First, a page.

Yet, due in part to 2005 changes in the national guidelines used to determine priority on waiting lists for lungs, many physicians may be reluctant to evaluate emphysema patients for transplant. In the past, length of time on the national waiting list determined priority, but the 2005 changes mandated that patients with progressive lung diseases other than emphysema receive a higher priority due to the likelihood of successful transplantation and higher risk of death. Emphysema patients are less likely than patients with advanced cystic fibrosis or idiopathic pulmonary fibrosis to die while waiting for an organ.
"At UCSF, a majority of our transplant patients have lung fibrosis, rather than emphysema. Lung fibrosis has an improved outcome with transplantation—there is no alternative therapy. But carefully selected patients with emphysema also will benefit from transplantation. Some are likely to have both a better quality-of-life and survival benefit," says Golden. "I don't think many doctors realize we will even consider lung transplantation in patients age 65 and older."
Golden, who also conducts research on genes, medications and viruses that can influence the likelihood of transplant rejection and postsurgical complications, initiated the UCSF Lung Transplant Program in 1991. The program ranks among the top 10 percent worldwide in transplant procedures completed each year. A recent analysis by the Scientific Registry of Transplant Recipients indicates that the one-year survival rate for patients receiving lung transplants at UCSF significantly exceeds the national average. About 50 percent of all US lung transplant recipients survive five years or more.
Because the waiting list for lungs no longer operates on a first-come, first-served basis, patients at earlier stages of emphysema may not need to be listed for transplantation, Golden says. But he stresses that patients ought to be evaluated to determine whether they might later become transplant candidates.
An evaluation often helps a patient to begin to prepare psychologically. It also is a good time to stress the benefits of losing weight, since being overweight is a transplant risk as well as a general health risk, Golden says. The evaluation should be timed so that the patient is still able to benefit from active rehabilitation.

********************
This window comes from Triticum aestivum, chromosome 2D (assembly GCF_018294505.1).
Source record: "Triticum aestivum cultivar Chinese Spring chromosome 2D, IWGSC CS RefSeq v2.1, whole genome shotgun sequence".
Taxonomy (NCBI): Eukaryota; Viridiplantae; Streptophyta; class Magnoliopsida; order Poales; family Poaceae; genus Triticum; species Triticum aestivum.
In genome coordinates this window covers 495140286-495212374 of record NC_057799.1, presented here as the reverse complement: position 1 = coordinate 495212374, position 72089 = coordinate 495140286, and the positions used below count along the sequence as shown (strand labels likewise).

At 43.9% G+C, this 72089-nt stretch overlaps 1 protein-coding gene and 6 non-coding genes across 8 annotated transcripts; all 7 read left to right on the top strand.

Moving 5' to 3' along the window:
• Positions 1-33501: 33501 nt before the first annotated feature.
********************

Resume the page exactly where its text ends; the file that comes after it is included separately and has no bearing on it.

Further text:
Emphysema patients also may benefit from more frequent use of common beta-adrenergic or anticholinergic drugs at an earlier stage of disease, Golden believes. In addition, he says, "I see no reason why an inhaled steroid should not be added early on, rather than waiting until the patient has more severe disease."
Patients on oxygen should be monitored not only when they are resting, but also when they walk. Keeping oxygen saturation up—to at least 88 percent—is clearly associated with reduced mortality, Golden says.
All patients should be told to stop smoking. Patients being considered for lung transplantation at UCSF must have stopped smoking at least six months prior to surgery.
Active rehabilitation is crucial for emphysema patients who are not candidates for surgery, as well as for surgical patients before and after transplantation, according to Golden. "One of the biggest problems, pretransplant, is simply that patients are not part of an active rehabilitation program. Patients decrease their exercise activity once they sense they are short of breath. They then become more deconditioned, which causes them to become yet more burdened by exercise."
Physical rehabilitation is offered at UCSF for lung transplant patients before and after surgery, as well as for those with advanced lung disease. In addition, the Physical Therapy and Wellness Clinic at UCSF Mission Bay offers consultations and classes for emphysema patients who are not surgery candidates.
To contact Jeffrey Golden, M.D., call (415) 353- 2961.
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